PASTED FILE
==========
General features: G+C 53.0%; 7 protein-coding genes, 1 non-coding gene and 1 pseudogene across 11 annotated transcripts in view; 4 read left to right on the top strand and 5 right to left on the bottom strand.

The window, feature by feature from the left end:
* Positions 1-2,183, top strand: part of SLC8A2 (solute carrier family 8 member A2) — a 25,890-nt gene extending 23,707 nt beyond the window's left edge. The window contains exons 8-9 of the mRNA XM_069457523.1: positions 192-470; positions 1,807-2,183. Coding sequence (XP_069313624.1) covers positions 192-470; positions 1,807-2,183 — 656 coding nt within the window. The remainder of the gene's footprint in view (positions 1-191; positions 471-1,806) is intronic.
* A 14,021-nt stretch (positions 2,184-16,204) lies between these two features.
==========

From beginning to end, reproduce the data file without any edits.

General features: G+C 53.0%; 7 protein-coding genes, 1 non-coding gene and 1 pseudogene across 11 annotated transcripts in view; 4 read left to right on the top strand and 5 right to left on the bottom strand.

The window, feature by feature from the left end:
* Positions 1-2,183, top strand: part of SLC8A2 (solute carrier family 8 member A2) — a 25,890-nt gene extending 23,707 nt beyond the window's left edge. The window contains exons 8-9 of the mRNA XM_069457523.1: positions 192-470; positions 1,807-2,183. Coding sequence (XP_069313624.1) covers positions 192-470; positions 1,807-2,183 — 656 coding nt within the window. The remainder of the gene's footprint in view (positions 1-191; positions 471-1,806) is intronic.
* A 14,021-nt stretch (positions 2,184-16,204) lies between these two features.